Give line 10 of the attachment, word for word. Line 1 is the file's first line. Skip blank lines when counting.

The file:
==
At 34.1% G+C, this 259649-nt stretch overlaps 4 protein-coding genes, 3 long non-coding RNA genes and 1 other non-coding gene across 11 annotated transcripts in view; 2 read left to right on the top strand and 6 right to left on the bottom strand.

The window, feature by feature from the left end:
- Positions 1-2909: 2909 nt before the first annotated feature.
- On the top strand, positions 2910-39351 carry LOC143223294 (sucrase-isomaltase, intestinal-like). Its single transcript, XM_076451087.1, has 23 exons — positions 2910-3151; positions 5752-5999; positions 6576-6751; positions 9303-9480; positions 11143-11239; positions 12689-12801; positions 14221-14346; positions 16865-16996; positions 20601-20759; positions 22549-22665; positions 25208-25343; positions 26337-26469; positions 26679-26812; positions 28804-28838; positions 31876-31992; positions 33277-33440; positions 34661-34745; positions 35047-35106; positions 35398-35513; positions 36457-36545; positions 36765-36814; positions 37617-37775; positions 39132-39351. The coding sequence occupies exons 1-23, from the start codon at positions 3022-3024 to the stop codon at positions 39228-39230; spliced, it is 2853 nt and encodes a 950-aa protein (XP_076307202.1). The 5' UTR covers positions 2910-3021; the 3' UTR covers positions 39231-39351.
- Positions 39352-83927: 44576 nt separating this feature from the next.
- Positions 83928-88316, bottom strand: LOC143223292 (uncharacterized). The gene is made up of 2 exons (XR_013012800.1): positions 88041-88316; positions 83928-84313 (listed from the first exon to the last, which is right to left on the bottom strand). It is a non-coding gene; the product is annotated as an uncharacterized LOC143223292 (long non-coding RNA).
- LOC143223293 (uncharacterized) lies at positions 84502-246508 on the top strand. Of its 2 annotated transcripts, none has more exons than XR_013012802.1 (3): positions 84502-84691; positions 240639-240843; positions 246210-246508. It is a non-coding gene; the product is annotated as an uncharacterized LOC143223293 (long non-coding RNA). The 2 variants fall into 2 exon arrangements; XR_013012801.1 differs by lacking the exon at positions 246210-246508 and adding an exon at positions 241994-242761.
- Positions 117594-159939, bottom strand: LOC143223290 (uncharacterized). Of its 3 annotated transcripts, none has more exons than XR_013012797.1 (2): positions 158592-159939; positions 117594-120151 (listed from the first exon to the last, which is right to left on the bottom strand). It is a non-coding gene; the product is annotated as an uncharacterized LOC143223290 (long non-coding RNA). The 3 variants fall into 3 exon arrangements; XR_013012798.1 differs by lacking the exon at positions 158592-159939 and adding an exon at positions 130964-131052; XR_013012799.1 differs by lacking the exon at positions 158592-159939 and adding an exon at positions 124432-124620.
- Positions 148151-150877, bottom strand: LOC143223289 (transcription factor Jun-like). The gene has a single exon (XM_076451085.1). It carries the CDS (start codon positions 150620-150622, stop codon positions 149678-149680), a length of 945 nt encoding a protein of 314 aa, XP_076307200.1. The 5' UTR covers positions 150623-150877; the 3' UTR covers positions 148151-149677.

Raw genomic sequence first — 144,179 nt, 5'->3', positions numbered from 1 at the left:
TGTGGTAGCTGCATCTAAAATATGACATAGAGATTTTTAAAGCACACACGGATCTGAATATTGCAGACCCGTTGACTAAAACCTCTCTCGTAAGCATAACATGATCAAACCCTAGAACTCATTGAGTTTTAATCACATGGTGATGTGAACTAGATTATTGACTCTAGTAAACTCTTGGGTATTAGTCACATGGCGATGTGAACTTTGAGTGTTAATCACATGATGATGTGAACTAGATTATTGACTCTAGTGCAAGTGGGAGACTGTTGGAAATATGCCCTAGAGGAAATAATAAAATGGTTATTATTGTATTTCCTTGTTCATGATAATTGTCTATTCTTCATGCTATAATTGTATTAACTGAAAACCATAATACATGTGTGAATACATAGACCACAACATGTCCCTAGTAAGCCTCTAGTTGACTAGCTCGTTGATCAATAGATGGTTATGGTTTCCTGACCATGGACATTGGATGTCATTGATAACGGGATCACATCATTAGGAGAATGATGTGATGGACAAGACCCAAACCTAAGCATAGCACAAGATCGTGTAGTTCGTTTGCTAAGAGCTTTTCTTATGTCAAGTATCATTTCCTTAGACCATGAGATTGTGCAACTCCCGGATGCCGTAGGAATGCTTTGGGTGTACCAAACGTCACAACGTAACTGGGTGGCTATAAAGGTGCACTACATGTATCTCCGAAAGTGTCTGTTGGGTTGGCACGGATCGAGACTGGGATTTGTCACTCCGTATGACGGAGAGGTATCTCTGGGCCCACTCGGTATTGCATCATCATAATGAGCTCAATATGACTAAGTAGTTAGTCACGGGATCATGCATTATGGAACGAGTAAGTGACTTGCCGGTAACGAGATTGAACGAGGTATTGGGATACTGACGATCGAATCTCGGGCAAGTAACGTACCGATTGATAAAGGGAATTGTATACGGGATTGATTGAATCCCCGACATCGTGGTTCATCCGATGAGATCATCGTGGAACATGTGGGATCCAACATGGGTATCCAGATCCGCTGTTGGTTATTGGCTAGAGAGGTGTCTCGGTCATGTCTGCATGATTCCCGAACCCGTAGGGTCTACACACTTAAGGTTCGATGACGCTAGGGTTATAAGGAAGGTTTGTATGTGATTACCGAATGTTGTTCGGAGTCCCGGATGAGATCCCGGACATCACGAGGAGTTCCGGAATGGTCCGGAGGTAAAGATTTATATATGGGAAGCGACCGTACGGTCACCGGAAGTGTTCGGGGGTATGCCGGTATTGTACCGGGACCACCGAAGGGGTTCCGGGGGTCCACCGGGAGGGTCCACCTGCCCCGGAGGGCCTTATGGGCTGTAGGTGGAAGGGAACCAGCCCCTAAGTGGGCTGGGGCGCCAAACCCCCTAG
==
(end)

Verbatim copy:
Raw genomic sequence first — 144,179 nt, 5'->3', positions numbered from 1 at the left: